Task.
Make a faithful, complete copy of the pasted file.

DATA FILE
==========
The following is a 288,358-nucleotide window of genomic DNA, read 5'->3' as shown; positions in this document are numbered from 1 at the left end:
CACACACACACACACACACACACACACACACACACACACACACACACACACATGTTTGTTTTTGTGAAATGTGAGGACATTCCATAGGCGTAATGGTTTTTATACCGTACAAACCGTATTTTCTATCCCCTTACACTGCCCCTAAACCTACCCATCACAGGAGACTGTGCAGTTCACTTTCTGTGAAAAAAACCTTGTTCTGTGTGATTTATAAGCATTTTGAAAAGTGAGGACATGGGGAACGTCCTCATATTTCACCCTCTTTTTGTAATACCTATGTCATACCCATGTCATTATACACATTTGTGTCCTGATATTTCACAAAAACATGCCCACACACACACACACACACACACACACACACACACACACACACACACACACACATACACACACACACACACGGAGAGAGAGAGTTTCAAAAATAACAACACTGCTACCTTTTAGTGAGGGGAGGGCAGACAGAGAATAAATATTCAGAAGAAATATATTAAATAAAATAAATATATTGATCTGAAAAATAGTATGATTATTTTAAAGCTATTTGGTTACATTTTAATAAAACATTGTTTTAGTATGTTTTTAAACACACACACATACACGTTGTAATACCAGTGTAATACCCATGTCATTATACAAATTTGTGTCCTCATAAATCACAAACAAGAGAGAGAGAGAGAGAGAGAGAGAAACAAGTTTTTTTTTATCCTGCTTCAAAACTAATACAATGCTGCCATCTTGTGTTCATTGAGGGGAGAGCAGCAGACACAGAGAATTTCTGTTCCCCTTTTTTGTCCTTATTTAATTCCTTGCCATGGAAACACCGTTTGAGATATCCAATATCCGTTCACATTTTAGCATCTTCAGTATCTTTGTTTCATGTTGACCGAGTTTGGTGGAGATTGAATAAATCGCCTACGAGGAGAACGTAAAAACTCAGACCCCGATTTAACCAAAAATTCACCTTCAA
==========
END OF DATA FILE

The following is a 288,358-nucleotide window of genomic DNA, read 5'->3' as shown; positions in this document are numbered from 1 at the left end:
CACACACACACACACACACACACACACACACACACACACACACACACACACATGTTTGTTTTTGTGAAATGTGAGGACATTCCATAGGCGTAATGGTTTTTATACCGTACAAACCGTATTTTCTATCCCCTTACACTGCCCCTAAACCTACCCATCACAGGAGACTGTGCAGTTCACTTTCTGTGAAAAAAACCTTGTTCTGTGTGATTTATAAGCATTTTGAAAAGTGAGGACATGGGGAACGTCCTCATATTTCACCCTCTTTTTGTAATACCTATGTCATACCCATGTCATTATACACATTTGTGTCCTGATATTTCACAAAAACATGCCCACACACACACACACACACACACACACACACACACACACACACACACACACACATACACACACACACACACGGAGAGAGAGAGTTTCAAAAATAACAACACTGCTACCTTTTAGTGAGGGGAGGGCAGACAGAGAATAAATATTCAGAAGAAATATATTAAATAAAATAAATATATTGATCTGAAAAATAGTATGATTATTTTAAAGCTATTTGGTTACATTTTAATAAAACATTGTTTTAGTATGTTTTTAAACACACACACATACACGTTGTAATACCAGTGTAATACCCATGTCATTATACAAATTTGTGTCCTCATAAATCACAAACAAGAGAGAGAGAGAGAGAGAGAGAGAAACAAGTTTTTTTTTATCCTGCTTCAAAACTAATACAATGCTGCCATCTTGTGTTCATTGAGGGGAGAGCAGCAGACACAGAGAATTTCTGTTCCCCTTTTTTGTCCTTATTTAATTCCTTGCCATGGAAACACCGTTTGAGATATCCAATATCCGTTCACATTTTAGCATCTTCAGTATCTTTGTTTCATGTTGACCGAGTTTGGTGGAGATTGAATAAATCGCCTACGAGGAGAACGTAAAAACTCAGACCCCGATTTAACCAAAAATTCACCTTCAA